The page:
When you first load a web page, then press "Tab", document.activeElement will be the <body> tag and nothing on the page will have focus (i.e. $(':focus') will be empty).

Pressing "Tab" will add focus to the first focusable element on the page (which will become document.activeElement and also $(':focus').

If you click somewhere further down the page on a non-focusable element (e.g. text in a <p> tag), document.activeElement again becomes the <body> tag and nothing on the page will have :focus, but pressing "Tab" will add focus to the first focusable element after the content that was clicked.

My question is: is there any way to tell the difference, using JS, between:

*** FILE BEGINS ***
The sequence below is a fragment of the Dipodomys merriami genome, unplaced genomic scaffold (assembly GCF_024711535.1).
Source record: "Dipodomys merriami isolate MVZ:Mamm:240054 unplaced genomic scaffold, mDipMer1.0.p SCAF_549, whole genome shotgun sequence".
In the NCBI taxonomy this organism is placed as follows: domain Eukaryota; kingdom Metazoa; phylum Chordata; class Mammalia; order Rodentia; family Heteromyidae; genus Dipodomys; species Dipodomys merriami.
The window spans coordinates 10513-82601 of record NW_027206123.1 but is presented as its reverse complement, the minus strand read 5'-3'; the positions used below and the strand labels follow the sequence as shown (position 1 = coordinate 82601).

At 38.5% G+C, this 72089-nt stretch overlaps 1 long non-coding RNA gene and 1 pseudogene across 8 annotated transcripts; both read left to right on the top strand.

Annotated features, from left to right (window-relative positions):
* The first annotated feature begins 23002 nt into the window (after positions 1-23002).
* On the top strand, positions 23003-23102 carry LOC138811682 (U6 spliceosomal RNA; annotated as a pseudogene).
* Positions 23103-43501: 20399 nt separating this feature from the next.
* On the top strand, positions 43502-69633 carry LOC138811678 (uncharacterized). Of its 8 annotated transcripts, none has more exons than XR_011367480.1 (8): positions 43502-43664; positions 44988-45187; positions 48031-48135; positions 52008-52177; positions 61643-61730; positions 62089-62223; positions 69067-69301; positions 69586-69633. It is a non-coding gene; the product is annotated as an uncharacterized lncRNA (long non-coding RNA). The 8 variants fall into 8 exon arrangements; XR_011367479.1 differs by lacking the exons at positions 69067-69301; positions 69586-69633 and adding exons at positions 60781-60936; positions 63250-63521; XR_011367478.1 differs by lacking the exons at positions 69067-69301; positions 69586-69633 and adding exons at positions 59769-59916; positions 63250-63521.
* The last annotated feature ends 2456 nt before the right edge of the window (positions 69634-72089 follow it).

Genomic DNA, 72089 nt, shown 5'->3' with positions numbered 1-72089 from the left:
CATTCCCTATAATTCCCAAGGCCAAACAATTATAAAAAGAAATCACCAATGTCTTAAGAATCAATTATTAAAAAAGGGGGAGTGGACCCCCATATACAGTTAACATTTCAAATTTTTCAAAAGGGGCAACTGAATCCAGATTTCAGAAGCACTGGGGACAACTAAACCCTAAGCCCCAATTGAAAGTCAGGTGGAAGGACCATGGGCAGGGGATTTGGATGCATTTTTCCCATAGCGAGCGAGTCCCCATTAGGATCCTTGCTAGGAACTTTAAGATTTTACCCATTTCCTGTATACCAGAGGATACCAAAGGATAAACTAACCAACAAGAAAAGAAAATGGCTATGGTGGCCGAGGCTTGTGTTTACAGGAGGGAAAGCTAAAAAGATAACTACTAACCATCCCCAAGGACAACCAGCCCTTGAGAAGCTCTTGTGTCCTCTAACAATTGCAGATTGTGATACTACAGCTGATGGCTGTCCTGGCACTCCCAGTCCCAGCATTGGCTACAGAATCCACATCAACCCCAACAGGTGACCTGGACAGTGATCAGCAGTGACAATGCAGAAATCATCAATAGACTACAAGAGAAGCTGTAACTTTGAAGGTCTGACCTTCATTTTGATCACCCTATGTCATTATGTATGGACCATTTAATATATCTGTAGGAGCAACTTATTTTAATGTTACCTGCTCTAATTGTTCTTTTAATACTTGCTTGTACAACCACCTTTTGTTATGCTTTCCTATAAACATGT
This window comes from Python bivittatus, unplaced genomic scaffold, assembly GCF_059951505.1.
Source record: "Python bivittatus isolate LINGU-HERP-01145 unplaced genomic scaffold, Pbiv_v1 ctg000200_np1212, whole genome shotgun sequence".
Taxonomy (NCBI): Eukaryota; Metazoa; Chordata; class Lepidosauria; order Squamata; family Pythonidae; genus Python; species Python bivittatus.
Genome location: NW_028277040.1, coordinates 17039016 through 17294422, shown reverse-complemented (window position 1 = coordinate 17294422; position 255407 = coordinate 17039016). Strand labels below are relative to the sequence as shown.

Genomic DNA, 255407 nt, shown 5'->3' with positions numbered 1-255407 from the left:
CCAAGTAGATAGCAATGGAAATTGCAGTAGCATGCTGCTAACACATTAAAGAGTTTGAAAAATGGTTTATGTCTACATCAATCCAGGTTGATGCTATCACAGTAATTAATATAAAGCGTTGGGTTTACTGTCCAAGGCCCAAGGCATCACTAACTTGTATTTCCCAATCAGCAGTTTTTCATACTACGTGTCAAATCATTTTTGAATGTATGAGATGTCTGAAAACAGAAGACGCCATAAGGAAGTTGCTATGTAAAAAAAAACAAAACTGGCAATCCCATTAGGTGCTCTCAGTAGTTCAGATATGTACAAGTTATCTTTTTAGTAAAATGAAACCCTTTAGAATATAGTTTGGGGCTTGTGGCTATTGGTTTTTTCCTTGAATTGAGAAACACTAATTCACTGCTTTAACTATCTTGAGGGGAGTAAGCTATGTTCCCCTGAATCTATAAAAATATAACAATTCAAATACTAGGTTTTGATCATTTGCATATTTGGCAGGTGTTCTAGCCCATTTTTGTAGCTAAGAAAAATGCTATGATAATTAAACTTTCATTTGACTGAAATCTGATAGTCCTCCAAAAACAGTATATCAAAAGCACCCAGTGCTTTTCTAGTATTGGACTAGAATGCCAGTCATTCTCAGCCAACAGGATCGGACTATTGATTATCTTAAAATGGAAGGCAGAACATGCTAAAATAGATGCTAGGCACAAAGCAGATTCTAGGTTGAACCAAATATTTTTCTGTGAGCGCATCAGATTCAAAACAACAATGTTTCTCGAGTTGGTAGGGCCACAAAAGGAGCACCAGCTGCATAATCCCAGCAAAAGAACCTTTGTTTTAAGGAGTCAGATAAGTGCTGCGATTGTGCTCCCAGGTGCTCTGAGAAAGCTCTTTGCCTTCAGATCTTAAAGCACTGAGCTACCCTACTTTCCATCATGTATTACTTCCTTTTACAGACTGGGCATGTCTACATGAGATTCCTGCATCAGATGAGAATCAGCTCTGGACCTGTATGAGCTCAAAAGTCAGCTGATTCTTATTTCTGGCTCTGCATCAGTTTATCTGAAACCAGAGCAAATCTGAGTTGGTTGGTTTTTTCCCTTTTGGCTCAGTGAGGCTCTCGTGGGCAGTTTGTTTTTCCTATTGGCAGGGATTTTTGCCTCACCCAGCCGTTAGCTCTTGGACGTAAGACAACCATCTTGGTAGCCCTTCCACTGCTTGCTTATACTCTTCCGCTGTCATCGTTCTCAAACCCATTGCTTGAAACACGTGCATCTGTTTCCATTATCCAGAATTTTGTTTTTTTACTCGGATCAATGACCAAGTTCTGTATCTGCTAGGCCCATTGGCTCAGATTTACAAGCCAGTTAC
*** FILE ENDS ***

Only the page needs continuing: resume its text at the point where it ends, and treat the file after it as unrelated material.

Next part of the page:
• the state on initial page load (where no element has :focus but pressing "Tab" adds focus to the first focusable element) and
  • the state after clicking some non-focusable element further down the page?

For context: I'm building a website where you can click hash links to navigate to different parts of the page and want to animate scrolling to the different parts instead of having them jump immediately. I have everything working, except for focus (right now pressing "Tab" after clicking one of the links just goes to the next link instead of the first focusable element in/after the element I scrolled to). I know I can use tabindex="-1" and element.focus() to force focus to the section of the page I scrolled to, but I'd rather replicate native browser behavior if possible.

Your Answer

By clicking “Post Your Answer”, you agree to our terms of service, privacy policy and cookie policy

Browse other questions tagged or ask your own question.